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Title: Tools for multi-agent crowd simulation : redesigning and extending the COSMOS crowd simulation suite
Authors: Nasri Othman
Keywords: DRNTU::Engineering::Computer science and engineering::Computing methodologies::Artificial intelligence
DRNTU::Engineering::Computer science and engineering::Computing methodologies::Simulation and modeling
DRNTU::Engineering::Computer science and engineering::Computer applications::Social and behavioral sciences
DRNTU::Engineering::Computer science and engineering::Software::Software engineering
DRNTU::Engineering::Computer science and engineering::Software::Programming techniques
Issue Date: 2012
Abstract: Crowds are a highly complex social phenomenon and models to simulate crowds are highly difficult to develop. To tackle this difficulty, the COSMOS project was undertaken from 2006 to 2011 to investigate and develop a generic system for crowd modelling and simulation for military operations. In this final year project, we investigated the possibility of adapting the COSMOS suite into a modular multi-agent crowd simulation library which can be easily used by future crowd simulation models. This was accomplished by reviewing the existing COSMOS framework to identify problems, and then restructuring and extending it into a library. In addition, we analyzed the various simulation techniques used, resolving defects and optimizing performance as needed. A source code analysis of the existing COSMOS framework revealed that it was not well-coded, with a high degree of tight integration among the components. Less than 7% of the classes are abstract making it difficult for developers to extend the framework, and over half of the packages are involved in cyclic dependencies. Thus, the only possible way to improve the framework was to redesign it completely. Development consisted of three stages: design, restructure, and extend. A design philosophy was formulated to guide the development process. Essential components from the existing framework were restructured into over 8 major modular components. The new library was further extended with improvements and optimizations, including using faster and more scalable spatial indices for storing simulation entities. Over 350 classes were developed to construct the new library. Code analysis of the new library showed significant improvements over the existing framework. Over 27% of the classes are abstract, and no cyclic dependencies exist among the packages. By breaking down the system into modular components, the cyclometric complexity and average method length had also been reduced by over half. Due to the modular design, simulation models made in COSMOS can be readily executed on a variety of simulation platforms, including our own Prototyping Simulator, Repast Simphony and MASON, without any code modifications in the models. Our performance tests on the optimizations of key simulation components indicated substantial performance improvements of over two orders of magnitude under selected tests. In our scalability tests, we have also demonstrated that the new library is capable of efficiently simulating 20,000 agents without facing any significant bottlenecks, a feat that was not possible with the existing framework. With this new library, technology that was originally developed in the COSMOS project can now be easily used for future crowd simulation models. This includes novel behaviour modelling components such as our Recognition Primed Decision and Emotion Appraisal engines. The breadth of features supported by our library relieves modellers from having to implement the required functionality themselves. Lastly, the library is envisioned to be extensible. As crowd simulation is an emerging multi-disciplinary research field, we anticipate that the library will be continually extended with new crowd simulation components from future research.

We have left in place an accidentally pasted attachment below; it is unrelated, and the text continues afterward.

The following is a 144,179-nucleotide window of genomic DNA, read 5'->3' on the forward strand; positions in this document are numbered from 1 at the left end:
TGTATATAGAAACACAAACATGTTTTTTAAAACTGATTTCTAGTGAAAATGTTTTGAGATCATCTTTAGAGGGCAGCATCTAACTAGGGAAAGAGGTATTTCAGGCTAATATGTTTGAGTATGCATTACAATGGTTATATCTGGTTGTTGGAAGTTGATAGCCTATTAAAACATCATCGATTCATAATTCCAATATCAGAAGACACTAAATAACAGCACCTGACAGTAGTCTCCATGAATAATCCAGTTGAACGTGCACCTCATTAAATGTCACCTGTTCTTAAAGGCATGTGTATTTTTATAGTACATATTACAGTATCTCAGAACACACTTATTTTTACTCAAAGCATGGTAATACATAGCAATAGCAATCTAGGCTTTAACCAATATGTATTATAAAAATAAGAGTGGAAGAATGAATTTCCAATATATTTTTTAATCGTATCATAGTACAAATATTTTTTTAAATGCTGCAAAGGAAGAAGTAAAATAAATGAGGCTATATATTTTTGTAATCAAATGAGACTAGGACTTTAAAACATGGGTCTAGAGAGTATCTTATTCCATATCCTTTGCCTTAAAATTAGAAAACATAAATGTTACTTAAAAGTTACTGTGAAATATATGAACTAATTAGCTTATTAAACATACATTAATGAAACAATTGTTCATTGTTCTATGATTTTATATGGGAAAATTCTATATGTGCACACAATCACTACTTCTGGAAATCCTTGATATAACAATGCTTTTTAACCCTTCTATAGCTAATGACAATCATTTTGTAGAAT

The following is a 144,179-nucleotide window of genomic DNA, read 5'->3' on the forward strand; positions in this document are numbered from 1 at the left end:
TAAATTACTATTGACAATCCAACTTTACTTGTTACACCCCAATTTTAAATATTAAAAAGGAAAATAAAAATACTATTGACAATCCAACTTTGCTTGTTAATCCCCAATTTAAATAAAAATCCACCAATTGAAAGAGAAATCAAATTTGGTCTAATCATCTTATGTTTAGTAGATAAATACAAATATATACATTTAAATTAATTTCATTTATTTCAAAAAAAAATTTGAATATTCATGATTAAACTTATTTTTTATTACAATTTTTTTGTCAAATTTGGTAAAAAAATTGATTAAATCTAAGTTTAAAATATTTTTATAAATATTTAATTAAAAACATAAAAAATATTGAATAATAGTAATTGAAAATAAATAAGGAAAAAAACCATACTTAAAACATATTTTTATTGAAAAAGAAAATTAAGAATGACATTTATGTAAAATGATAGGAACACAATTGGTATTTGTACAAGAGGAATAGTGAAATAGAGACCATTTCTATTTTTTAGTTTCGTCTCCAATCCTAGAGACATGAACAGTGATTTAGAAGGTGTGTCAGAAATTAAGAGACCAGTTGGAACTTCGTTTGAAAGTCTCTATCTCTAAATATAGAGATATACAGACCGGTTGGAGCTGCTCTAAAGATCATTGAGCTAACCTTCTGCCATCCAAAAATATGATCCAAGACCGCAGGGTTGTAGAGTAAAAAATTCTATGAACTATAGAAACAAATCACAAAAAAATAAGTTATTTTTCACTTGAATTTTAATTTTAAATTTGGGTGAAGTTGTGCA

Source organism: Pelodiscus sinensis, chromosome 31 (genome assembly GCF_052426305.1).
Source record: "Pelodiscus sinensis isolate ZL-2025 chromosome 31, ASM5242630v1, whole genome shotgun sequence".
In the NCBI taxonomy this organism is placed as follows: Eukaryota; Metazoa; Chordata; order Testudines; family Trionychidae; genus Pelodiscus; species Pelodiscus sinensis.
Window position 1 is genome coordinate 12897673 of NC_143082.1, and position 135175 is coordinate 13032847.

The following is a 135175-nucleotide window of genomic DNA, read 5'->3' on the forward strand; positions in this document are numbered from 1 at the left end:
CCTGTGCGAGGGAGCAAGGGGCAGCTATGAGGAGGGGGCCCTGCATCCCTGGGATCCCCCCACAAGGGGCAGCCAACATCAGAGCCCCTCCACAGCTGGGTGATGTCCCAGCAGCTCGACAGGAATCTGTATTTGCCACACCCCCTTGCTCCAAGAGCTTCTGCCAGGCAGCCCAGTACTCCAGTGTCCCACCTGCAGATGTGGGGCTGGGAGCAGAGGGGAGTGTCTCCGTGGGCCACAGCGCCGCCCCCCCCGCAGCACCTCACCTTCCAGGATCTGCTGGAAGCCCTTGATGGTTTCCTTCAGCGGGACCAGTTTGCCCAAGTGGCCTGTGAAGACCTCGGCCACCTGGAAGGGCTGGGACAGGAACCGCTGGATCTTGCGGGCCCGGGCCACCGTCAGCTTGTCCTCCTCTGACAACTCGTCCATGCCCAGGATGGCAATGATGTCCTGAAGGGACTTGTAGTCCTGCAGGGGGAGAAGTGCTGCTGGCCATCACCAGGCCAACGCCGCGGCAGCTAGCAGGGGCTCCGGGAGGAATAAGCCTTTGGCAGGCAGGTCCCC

Rights: Nanyang Technological University
Fulltext Permission: restricted
Fulltext Availability: With Fulltext
Appears in Collections:SCSE Student Reports (FYP/IA/PA/PI)

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